Usually, in local methods, for each pixel in the left image, one slides a window across the disparity range in the right image and compute some kind of aggregated matching cost at each disparity. When you aggregate the matching costs over a window, you are basically smoothing or filtering the matching costs. A Winner Takes All (WTA) approach is usually employed to get the most appropriate disparity. Another way to do this whole thing is to, for each disparity, compute the raw matching costs at each pixel (no aggregation) and then smooth the raw matching costs that you have just computed. Once you have smoothed all the slices of the cost volume (Each slice corresponds to a disparity.), the same WTA approach can be used to get the most appropriate disparity for each pixel. The advantage of the latter is that you can use any image filter you want to do the smoothing. Since we know that the guided filter can be implemented in such a way that its running time doesn't depend on the window radius, it is a very attractive way of doing local stereo correspondence. This is exactly what Christoph Rhemann et al. did with their fast cost volume filtering. Since the guided filter is quite similar to the joint bilateral filter (used in the adaptive support weights method), we can expect results that are similar and get there fast.

The following describes a bit better the duality between sliding a window across the right image and smoothing the cost volume:



The pseudo-code for the cost-volume filtering shown above is exactly what Christoph Rhemann et al. describe in their paper. Each slice of the cost volume is smoothed by the guided filter which behaves like the joint bilateral filter but is much faster (if the implementation is done right).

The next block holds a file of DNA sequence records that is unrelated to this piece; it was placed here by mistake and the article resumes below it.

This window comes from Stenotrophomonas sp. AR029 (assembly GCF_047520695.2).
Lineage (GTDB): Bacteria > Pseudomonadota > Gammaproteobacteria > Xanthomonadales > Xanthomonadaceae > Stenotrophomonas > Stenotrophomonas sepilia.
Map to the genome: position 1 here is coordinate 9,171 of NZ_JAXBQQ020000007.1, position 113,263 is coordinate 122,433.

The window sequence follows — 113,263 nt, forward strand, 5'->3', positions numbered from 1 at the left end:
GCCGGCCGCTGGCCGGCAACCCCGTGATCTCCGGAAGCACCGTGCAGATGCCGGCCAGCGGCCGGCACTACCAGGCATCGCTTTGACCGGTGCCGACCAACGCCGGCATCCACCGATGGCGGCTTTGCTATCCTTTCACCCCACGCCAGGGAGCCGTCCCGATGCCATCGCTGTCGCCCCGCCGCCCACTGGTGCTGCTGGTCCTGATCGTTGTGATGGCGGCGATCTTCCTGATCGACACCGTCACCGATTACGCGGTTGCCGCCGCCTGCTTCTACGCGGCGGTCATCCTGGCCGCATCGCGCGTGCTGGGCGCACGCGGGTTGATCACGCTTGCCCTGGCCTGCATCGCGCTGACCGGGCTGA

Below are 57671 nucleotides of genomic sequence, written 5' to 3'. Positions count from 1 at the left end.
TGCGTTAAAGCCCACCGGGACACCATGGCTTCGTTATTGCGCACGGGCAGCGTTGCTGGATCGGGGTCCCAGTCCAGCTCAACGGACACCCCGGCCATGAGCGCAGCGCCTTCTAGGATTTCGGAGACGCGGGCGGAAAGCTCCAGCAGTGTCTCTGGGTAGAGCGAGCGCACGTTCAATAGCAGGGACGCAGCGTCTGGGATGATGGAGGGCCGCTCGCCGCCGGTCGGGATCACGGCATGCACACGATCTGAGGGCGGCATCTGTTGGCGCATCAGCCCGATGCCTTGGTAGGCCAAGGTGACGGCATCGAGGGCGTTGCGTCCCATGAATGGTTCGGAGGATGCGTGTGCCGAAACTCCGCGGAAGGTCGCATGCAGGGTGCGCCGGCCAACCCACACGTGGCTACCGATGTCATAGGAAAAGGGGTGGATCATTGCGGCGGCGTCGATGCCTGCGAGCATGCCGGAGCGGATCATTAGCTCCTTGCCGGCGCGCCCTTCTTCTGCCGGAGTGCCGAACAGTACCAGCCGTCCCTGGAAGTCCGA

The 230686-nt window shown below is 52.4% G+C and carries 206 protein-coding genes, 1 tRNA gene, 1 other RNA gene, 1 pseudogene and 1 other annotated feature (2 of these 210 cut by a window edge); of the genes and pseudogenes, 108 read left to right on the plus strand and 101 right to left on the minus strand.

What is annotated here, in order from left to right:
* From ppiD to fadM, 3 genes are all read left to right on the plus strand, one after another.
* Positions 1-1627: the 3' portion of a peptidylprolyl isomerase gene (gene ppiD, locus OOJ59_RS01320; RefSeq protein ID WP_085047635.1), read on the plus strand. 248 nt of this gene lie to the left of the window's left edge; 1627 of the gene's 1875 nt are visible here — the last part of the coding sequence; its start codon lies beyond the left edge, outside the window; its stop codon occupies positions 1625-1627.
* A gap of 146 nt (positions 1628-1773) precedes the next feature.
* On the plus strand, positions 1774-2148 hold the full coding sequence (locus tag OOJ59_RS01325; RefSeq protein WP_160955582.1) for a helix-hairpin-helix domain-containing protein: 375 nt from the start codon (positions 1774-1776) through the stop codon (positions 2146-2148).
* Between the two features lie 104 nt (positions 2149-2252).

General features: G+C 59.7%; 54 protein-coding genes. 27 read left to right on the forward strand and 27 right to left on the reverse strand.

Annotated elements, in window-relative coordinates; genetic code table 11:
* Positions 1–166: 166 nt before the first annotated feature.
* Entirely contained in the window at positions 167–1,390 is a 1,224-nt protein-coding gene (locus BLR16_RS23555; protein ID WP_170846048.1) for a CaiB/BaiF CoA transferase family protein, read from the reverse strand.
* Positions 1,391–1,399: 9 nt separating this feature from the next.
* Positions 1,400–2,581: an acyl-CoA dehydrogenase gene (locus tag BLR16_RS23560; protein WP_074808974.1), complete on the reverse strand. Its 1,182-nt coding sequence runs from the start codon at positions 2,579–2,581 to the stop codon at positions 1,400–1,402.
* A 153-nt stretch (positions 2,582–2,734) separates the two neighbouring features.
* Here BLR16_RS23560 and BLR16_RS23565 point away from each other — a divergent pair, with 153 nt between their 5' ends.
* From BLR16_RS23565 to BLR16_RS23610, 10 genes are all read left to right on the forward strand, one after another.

This is the raw matching cost Christoph Rhemann et al. use in the paper:


This shows how the weights for the guided filter look like (they look very similar to weights one would get with a bilateral filter):


A couple of disparity maps obtained by the fast cost-volume filtering procedure:


This methodology gets all the accuracy previously obtained by Kuk-Jin Yoon et al. in their adaptive support-weight (ASW) approach and the speed associated with the guided filter. This is, in my opinion, the best local stereo matching algorithm. It also competes quite well with the global stereo correspondence methods like those based on graph cuts.

Guided Image Filtering

The guided image filter is a filter that preserves the edges of the guidance image. It behaves quite similarly to the joint bilateral filter but it can be implemented in such a way that its running time is independent of the filter size (the radius of the convolution kernel). Obviously, it can be used for smoothing an image when the guidance image is the input image but it can also be used in stereo matching. The following slides show how to compute the guided image filter when the guidance image is grayscale and color. It is heavily based upon Guided Image Filtering by Kaiming He, Jian Sun, and Xiaoou Tang.